18 Surveys A common approach to engaging people is a survey. Surveys can be useful if they contain broad and open questions and are being used to ask questions of people who are already aware of the issue/s at hand. Surveys are not a way to inform people, so asking them questions without the participants knowing what is possible will be a waste of time. It can be difficult to design a good survey. Avoid leading questions designed to get the answers that the surveyors wanted in the first place. For advice about how to create a survey, consider approaching the social sciences department of your local tertiary institution, say a TAFE or university. There are also now several online survey companies which charge small fees and provide some advice about designing surveys. Helpful advice on how to conduct a community needs assessment is also available online from the United Kingdom s Early Childhood Learning and Knowledge Centre: ohs.acf.hhs.gov. Decide if your survey will be best done electronically or in paper format or both to increase the scope of the audience you can reach. Petitions/Letter-writing Once it is clear exactly what you want, petitioning can be a great way of engaging people. The effort required is minimal it takes only a few seconds to put your name and address on a bit of paper or on a website which increases your chances of getting people involved. It also engages people and gets them thinking about the issue and your proposed solution. The petition can later be used in your advocacy work. Perhaps a sympathetic local councillor can present your ideas to a council meeting. Public meetings are an ideal place to get signatures for a petition, but so is the local shopping centre or anywhere else where a large number of people congregate. You must be able to identify the signatories to a petition and this means having at least an address but preferably a physical address as well. Too many petitions do not get enough details from the signatories and are rendered useless. Anyone can make up 200 names from random suburbs and write them down. You need to be able to prove that these people actually exist. You can create a petition online for free at Letter- or -writing requires more effort from participants than petitioning, but they tend to carry more weight than a simple petition. One personal letter is probably worth 100 names on a petition. Asking people to sign a standard letter will encourage people with less time to be involved. However, standard letters are never as effective as a letter someone has written for themselves. A good compromise position combining the potential for critical mass afforded by the standard letter with the impact of a personalised letter is to provide some suggested points people can use in their letters/ s. The busy ones can cut and paste, the more creative ones can add their own personal touches. 16 Setting Up a Community-Managed Not-For-Profit Organisation

19 Social media A new generation of innumerable online tools and applications makes it possible to communicate and engage with others in creative, instantaneous ways. It makes sense to start by mining the networks that you have already established. If, for example, you already have a Facebook page, blog or a presence on LinkedIn, use these vehicles to explain your plans and invite others to contribute. You may also consider setting up an online discussion forum or fan page. For more ideas for using social media, consider visiting Beth Kanter s blog: Beth is the author of The Networked Non-Profit, and she writes daily about how networked non-profits are using social media to power change. Key questions to consider Are there segments of the community that are not engaged in our discussions? Who are they? How can we engage them more fully? How will we engage the widest possible range of people in setting priorities and making decisions? How can we help everyone involved in decision-making to find the right role for themselves? Do our decisions fit with the core principles for a good community service, that is, a service that is genuinely community-owned, accessible, relevant, connected and inclusive? What interests do our potential partners have? How can we align ourselves with or appeal to these interests? Further resources Visit the Our Community website to learn about successful community groups: marketplace/marketplace_article. jsp?articleid=893#columns 17 Setting Up a Community-Managed Not-For-Profit Organisation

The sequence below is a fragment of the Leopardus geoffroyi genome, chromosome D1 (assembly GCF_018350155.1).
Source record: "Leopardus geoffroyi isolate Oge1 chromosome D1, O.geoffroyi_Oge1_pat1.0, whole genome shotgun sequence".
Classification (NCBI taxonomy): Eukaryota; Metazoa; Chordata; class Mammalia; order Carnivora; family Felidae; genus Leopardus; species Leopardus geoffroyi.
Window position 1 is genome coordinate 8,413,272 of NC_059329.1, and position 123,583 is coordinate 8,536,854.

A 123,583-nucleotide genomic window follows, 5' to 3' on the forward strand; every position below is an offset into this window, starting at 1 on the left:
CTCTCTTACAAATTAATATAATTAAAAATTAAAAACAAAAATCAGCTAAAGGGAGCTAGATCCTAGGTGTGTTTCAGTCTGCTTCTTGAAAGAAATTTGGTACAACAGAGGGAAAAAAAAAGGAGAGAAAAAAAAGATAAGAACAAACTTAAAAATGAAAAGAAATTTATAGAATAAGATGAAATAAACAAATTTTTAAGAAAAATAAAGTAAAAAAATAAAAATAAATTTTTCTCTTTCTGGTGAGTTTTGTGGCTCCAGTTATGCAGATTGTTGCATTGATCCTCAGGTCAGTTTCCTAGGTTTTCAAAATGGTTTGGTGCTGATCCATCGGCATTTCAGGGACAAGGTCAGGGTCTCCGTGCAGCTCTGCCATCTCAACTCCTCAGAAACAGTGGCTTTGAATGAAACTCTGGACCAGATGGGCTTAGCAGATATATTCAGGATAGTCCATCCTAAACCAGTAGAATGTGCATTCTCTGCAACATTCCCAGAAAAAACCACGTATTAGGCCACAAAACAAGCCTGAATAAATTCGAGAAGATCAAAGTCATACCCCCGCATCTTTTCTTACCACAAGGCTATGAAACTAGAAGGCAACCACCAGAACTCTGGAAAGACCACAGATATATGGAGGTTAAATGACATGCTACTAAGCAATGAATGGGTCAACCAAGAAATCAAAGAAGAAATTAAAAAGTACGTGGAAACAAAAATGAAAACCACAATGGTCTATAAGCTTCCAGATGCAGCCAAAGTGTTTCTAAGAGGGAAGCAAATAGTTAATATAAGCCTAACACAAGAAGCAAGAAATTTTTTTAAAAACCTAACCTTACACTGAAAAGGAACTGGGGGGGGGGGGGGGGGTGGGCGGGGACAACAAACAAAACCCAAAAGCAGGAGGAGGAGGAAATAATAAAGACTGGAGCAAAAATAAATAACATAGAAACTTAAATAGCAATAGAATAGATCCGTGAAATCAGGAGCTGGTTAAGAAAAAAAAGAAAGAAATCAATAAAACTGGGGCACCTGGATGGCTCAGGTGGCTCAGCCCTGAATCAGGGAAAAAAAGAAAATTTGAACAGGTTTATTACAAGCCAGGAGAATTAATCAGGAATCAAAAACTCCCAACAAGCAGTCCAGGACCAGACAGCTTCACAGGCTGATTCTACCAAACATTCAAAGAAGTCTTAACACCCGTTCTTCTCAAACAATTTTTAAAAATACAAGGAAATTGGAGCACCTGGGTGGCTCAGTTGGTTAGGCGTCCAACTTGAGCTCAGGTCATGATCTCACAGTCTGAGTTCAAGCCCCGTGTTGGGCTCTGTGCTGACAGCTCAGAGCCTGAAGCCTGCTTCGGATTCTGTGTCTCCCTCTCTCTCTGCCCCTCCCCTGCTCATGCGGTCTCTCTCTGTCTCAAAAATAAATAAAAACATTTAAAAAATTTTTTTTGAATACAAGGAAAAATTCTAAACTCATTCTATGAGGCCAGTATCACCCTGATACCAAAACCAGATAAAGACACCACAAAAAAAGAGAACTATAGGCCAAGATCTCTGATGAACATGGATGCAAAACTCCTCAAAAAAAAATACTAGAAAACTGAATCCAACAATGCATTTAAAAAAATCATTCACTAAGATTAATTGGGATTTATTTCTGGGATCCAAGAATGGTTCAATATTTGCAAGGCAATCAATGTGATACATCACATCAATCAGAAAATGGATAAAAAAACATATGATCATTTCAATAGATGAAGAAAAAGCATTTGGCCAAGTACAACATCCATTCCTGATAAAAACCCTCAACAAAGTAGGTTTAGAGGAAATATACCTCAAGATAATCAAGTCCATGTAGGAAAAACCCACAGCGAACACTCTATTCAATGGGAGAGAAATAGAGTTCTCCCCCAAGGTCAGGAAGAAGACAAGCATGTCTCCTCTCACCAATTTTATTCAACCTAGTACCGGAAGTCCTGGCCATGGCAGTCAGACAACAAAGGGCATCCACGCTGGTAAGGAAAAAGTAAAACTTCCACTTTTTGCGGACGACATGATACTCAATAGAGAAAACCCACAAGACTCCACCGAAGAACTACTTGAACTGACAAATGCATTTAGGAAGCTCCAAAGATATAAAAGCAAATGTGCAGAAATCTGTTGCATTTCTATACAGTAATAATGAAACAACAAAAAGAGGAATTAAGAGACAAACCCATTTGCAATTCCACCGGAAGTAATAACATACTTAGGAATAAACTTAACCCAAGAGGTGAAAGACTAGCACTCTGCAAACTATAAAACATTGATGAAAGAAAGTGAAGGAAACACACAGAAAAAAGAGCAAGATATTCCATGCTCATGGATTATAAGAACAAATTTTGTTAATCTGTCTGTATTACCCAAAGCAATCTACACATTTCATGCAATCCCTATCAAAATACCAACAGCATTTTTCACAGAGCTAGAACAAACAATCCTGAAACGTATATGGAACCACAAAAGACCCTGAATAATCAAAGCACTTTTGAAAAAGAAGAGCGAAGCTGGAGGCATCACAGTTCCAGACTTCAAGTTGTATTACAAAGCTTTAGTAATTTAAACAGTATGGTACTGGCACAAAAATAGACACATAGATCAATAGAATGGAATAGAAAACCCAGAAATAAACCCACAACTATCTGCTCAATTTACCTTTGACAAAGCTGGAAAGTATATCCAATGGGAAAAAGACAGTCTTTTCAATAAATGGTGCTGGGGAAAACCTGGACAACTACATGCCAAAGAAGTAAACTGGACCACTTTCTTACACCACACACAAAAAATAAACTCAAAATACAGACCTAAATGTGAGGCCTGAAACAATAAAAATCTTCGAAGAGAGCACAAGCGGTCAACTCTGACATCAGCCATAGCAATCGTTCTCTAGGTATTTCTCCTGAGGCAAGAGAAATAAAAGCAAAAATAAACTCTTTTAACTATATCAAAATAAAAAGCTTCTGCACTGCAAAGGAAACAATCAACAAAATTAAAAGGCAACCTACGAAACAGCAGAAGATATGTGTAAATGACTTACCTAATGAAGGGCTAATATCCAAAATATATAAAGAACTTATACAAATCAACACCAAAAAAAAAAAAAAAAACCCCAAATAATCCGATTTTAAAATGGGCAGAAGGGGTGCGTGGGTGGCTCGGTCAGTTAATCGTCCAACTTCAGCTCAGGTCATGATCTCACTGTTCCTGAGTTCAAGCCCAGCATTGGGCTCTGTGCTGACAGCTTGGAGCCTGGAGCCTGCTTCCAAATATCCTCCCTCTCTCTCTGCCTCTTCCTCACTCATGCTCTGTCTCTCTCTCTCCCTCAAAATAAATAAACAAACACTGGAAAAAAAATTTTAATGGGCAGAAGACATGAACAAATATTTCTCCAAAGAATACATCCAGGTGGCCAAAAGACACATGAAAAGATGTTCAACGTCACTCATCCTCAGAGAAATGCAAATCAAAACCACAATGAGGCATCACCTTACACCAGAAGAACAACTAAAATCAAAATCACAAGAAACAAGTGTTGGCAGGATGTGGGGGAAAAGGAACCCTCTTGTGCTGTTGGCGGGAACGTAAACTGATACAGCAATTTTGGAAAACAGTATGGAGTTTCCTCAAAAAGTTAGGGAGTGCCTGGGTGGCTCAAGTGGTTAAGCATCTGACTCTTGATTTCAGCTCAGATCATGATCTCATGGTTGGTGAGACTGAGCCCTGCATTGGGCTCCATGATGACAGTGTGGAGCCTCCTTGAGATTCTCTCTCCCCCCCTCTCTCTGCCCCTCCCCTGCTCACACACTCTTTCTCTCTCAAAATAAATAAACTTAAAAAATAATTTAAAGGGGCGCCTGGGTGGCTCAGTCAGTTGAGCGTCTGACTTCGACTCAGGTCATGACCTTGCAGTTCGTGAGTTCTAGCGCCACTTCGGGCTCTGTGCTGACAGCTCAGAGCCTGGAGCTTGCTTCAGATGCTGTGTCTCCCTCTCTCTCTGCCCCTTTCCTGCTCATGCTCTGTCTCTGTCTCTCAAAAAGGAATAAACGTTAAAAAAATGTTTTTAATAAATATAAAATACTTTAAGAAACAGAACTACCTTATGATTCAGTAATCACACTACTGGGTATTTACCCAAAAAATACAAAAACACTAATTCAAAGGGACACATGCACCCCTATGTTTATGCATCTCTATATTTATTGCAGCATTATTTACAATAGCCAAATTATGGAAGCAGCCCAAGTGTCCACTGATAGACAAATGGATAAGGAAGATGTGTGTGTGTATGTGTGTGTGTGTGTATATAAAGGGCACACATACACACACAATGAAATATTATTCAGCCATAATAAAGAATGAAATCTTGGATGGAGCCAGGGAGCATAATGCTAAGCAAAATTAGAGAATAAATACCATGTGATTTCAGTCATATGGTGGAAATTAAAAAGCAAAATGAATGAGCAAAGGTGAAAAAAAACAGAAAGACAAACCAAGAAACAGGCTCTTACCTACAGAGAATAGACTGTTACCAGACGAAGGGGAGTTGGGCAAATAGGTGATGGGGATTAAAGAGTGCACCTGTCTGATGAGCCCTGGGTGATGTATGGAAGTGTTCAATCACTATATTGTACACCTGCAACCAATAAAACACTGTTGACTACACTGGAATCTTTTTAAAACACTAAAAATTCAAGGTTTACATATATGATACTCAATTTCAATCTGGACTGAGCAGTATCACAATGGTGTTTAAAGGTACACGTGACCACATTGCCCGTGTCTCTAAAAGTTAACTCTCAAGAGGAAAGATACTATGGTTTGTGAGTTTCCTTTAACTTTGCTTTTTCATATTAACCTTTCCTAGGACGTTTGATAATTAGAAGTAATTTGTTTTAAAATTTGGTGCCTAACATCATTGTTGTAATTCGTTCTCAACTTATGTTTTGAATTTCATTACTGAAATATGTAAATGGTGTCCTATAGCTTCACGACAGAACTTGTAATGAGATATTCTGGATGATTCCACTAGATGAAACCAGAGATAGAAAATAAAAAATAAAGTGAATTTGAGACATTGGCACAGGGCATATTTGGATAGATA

20 Section three: Developing a process It is no easy task for a community to develop a service or organisation which is responsive to identified needs, inclusive, accessible and sustainable. However, following a rigorous, effective process which provides opportunities for people to be listened to and allows time for information to be gathered will ensure that the organisation has been established on sound foundations. Building a sense of ownership If people are to be engaged and continue to support the development of a community-managed organisation it is important that, at all stages, they all feel informed, listened to and their input valued. Good relationships are at the heart of a good process. Relationships are based on trust and this can take time to develop. Important relationships in such a process include those between community workers, community leaders and other community members. It is important that no one person try to dominate these relationships or the process being undertaken. Here are some suggestions for making sure that everyone has a sense of ownership of the process: Don t have one person dominate meetings. Have everyone sitting down rather than one person standing while others sit. Initiate small group discussions wherever possible and give all participants the opportunity to chair discussions. Ask people for their contributions. Empower others. Start by asking each person to reflect and make notes or lists for themselves before they start discussing with others. This gets everyone thinking and makes them realise that they already know something about the subject. The notes and lists also give each person something to share. This leads to group discussions which are more democratic because each person has a note of things to say. Empower groups. Give tasks to groups. There are many sorts and sizes of groups. Much of the best analysis seems to take place in small groups of three to five members. Case Study When attending a fundraising trivia night, Martin and Santina became excited by the work being supported by the fundraiser. A support group offering friendship to a small town in East Timor was raising money to build a school there. Santina thought it would be great if their own municipality of Hightown could start a similar support group. She visited Freya, the Hightown community development worker, who explained that local government does not initiate such programs but can provide support to ratepayer initiatives. Freya offered Santina advice and information about how to discover if there would be support for such a group in Hightown. She also agreed to meet with Santina and a small group of neighbours and friends to discuss the issue further. At the meeting, Freya explained that all the thinking and planning for such an initiative shouldn t only involve the people of Hightown it was important to ensure that the people of East Timor also had a say in developing a relationship or friendship with the group. 18 Setting Up a Community-Managed Not-For-Profit Organisation